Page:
BUFFALO, NY - A viewer contacted our tip line, concerned when she had heard that New York prison inmates were operating the phones for EZ-Pass centers.
We looked into it, and found that is not the case.
However, we did find out that there is a chance you could end up talking to an inmate, when you call the NYS Department of Motor Vehicles.
The NYS Department of Correctional Services operates two DMV call centers, at the medium security Greene Correctional Facility for men, and the maximum security Bedford Hills prison for women. Together, 85 inmates handle about one million calls a year.
"I'm not aware of any incident that would cause any concern for the DMV customers," said Peter Cutler, a correctional services spokesperson, who says inmates have been taking calls from DMV customers as far back as 1988.
Cutler said inmates assigned to the call centers undergo nearly 500 hours of training prior to being able to take calls. Each is supplied with a profile book containing all the information necessary to answer general assistance questions, such as DMV office hours and locations, identification requirements, the emissions program, and what customers will need and what they should expect before conducting a DMV transaction.
Inmates transfer any questions about detailed customer information to a civilian DMV employee, according to Cutler, who insisted that participating offenders do not have access to DMV computers and are not able to access any customer data.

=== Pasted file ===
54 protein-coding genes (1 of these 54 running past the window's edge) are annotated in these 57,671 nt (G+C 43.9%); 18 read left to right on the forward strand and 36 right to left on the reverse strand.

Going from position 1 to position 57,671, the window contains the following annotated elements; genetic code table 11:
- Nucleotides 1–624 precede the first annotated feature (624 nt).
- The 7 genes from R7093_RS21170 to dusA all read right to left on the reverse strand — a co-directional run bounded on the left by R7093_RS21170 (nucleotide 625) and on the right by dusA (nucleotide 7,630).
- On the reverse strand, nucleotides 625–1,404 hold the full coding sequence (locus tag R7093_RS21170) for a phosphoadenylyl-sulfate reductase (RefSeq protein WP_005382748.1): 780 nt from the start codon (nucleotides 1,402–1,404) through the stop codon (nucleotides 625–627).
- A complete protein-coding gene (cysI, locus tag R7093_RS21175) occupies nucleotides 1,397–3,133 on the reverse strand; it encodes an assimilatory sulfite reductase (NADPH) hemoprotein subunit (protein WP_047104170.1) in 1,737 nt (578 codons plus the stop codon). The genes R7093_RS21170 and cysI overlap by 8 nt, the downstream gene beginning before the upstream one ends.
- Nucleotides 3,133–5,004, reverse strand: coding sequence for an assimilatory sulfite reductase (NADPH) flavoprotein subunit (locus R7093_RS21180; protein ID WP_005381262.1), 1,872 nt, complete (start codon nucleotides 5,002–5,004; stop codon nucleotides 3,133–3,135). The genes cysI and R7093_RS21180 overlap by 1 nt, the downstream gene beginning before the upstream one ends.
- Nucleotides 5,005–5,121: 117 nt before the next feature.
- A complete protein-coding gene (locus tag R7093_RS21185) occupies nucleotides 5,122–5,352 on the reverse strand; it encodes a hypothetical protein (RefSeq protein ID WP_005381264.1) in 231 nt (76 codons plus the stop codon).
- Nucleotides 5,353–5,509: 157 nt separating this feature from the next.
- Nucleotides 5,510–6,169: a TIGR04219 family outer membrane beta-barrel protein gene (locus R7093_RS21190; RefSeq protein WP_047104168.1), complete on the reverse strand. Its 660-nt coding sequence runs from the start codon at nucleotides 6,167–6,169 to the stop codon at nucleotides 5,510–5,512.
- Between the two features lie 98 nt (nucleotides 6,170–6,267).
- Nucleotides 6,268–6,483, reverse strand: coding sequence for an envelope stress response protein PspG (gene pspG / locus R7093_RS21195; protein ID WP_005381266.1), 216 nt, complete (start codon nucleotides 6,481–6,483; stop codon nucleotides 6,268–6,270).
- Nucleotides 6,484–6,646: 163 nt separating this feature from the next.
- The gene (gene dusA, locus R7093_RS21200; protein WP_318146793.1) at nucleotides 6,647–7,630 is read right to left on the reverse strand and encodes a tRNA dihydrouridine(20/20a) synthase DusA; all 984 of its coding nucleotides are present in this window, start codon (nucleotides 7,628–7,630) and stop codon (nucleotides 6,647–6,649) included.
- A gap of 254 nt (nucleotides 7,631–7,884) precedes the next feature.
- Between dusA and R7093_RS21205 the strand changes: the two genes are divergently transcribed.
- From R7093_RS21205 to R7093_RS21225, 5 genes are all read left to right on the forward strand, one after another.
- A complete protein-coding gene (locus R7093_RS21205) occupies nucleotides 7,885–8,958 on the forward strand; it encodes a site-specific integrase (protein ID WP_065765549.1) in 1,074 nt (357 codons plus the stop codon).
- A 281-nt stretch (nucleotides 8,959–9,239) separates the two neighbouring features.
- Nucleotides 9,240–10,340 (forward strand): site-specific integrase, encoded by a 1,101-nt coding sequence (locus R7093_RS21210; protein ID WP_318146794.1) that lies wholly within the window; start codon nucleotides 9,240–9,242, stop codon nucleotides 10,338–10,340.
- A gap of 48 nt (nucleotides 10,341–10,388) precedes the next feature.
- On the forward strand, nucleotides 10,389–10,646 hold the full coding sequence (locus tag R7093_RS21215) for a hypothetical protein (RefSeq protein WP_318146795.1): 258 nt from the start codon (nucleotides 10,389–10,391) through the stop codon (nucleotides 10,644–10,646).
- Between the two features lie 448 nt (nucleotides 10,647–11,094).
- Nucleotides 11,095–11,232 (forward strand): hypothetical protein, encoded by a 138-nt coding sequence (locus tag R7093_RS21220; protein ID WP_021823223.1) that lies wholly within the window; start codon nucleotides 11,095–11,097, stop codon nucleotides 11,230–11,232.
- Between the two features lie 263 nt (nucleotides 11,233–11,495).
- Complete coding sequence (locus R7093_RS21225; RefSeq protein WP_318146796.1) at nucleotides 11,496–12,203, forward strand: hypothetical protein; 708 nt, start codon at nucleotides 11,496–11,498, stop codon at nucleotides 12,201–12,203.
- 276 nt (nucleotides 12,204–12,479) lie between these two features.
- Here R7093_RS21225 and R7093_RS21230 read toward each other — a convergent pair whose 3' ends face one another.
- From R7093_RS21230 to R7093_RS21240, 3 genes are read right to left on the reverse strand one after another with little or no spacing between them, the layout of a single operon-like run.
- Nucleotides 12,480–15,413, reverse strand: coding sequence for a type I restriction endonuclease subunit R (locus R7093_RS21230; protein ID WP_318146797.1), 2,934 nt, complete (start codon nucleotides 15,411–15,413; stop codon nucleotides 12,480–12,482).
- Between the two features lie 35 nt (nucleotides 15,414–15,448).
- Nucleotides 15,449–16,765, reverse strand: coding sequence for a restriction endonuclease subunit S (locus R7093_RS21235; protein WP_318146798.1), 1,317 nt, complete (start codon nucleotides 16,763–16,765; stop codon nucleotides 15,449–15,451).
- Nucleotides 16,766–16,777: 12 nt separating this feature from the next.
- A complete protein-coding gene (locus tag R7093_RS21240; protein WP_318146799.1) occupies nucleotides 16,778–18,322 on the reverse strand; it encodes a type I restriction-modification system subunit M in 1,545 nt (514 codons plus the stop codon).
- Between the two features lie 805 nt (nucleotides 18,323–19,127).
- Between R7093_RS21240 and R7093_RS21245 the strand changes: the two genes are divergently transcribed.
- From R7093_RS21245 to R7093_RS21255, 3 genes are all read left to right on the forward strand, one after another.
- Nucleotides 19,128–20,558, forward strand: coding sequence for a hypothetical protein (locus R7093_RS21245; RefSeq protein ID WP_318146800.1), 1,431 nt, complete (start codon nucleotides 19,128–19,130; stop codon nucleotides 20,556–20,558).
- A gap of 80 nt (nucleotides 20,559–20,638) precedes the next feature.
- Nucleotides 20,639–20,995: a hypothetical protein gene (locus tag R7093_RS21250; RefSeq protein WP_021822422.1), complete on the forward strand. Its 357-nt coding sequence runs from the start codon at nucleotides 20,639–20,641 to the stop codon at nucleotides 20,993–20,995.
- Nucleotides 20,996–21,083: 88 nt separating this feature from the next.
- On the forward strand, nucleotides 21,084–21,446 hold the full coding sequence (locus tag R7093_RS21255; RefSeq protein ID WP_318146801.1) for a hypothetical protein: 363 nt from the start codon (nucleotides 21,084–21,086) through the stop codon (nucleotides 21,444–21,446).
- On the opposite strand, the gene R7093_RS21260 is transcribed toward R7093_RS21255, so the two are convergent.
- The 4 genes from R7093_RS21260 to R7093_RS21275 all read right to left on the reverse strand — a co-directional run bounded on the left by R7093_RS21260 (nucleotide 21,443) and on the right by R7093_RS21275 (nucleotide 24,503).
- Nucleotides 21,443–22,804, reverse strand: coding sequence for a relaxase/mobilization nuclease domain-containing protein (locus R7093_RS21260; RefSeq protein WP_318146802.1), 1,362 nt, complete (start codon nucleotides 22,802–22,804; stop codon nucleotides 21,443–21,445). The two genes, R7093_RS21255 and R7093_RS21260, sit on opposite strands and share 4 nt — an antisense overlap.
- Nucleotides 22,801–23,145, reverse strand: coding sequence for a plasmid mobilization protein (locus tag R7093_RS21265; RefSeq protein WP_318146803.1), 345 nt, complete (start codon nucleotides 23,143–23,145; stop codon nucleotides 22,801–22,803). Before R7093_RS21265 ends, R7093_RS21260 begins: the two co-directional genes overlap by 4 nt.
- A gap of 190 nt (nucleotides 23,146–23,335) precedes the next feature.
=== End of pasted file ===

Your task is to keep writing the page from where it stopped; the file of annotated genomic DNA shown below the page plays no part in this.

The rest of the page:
Cutler added that offenders convicted of a telephone-related crime or credit card or computer fraud are not eligible to work at the center, and that calls are monitored at random, to ensure that inmates are not asking motorists questions they should not, particularly regarding personal information.
"For example, they might ask from what city or town someone is calling from, but they would never ask them what their address is, and if they did, they would be removed from the program," Cutler told WGRZ-TV.
Removal from a call center job might be the last thing a prisoner would desire.
According to Cutler, call center jobs are among the most coveted by inmates in the prisons that house the centers.
Not only is it appealing for a prisoner to be able to speak with someone outside of the walls and barbed wire that contain them (albeit under very restricted circumstances), but the jobs provide skills which might help them find employment opportunities at the conclusion of their sentences.
"This enables the inmates who are in our custody, who are someday going to return to the community, to gain some skills that will make them be able to hold a job which is what we all want them to be able to do, so they don't recidivate and come back into our system," Cutler said.
As the inmates are paid between 46-cents and $1.14 per hour, the state claims it is saving up to $3-million a year in DMV salaries.
"It's cost effective, it's efficient, and it works," Cutler said.
However, almost since the time of its inception nearly a quarter century ago, unions representing state workers have voiced objection to the program, claiming it takes jobs away from free and law abiding citizens.
New York is not alone in employing prison inmates to operate call centers. Several other states do so, as does the Federal Bureau of Prisons. New Hampshire's department of corrections takes it even a step further, offering its inmate work force up to private firms, to run their calls centers from behind bars.
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